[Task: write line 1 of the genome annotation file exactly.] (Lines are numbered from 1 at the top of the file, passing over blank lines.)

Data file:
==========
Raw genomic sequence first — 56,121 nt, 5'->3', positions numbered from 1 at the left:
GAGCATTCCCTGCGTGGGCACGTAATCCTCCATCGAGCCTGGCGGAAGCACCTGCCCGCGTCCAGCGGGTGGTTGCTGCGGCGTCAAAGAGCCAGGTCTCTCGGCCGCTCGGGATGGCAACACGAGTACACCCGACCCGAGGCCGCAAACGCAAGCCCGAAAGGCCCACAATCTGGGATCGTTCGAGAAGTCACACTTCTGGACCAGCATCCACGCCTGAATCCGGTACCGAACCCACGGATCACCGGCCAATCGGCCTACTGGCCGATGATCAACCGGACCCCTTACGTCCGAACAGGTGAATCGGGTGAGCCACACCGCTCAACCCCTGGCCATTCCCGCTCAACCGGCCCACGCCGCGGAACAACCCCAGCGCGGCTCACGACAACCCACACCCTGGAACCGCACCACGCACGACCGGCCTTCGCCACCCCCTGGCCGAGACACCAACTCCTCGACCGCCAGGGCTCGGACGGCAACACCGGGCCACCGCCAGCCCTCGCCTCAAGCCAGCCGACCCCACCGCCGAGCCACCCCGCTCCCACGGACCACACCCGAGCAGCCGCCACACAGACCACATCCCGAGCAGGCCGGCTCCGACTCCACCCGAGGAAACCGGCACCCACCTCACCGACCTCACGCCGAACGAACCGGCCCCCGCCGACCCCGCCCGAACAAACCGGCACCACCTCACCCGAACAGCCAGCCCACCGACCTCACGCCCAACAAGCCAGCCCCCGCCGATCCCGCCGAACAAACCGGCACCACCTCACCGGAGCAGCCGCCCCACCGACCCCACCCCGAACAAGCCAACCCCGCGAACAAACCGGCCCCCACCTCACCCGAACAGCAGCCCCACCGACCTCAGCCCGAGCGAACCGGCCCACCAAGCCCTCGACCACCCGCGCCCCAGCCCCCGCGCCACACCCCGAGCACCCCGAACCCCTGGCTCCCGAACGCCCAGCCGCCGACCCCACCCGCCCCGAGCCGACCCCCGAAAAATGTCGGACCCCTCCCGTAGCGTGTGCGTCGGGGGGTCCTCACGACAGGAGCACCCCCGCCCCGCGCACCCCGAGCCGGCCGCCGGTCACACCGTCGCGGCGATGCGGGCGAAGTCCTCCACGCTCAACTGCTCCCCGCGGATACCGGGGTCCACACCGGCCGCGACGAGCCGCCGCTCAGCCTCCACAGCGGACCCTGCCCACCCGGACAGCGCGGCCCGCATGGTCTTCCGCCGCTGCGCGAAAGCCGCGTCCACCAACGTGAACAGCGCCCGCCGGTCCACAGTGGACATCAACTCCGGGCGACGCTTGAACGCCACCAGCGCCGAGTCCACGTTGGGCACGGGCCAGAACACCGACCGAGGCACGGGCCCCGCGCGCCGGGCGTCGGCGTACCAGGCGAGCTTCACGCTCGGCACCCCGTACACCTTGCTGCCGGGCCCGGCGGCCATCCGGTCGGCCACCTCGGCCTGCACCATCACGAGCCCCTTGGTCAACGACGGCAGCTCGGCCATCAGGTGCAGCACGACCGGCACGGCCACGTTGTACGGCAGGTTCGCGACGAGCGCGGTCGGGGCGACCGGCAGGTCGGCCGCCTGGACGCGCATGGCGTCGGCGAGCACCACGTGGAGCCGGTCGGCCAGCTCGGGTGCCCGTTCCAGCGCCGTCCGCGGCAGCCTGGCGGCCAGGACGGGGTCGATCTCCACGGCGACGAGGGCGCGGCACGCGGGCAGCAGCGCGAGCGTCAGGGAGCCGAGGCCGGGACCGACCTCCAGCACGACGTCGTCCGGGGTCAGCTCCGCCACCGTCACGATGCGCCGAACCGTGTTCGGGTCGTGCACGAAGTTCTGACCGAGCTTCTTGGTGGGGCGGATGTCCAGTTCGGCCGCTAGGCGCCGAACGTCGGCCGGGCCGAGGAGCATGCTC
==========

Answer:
Raw genomic sequence first — 56,121 nt, 5'->3', positions numbered from 1 at the left: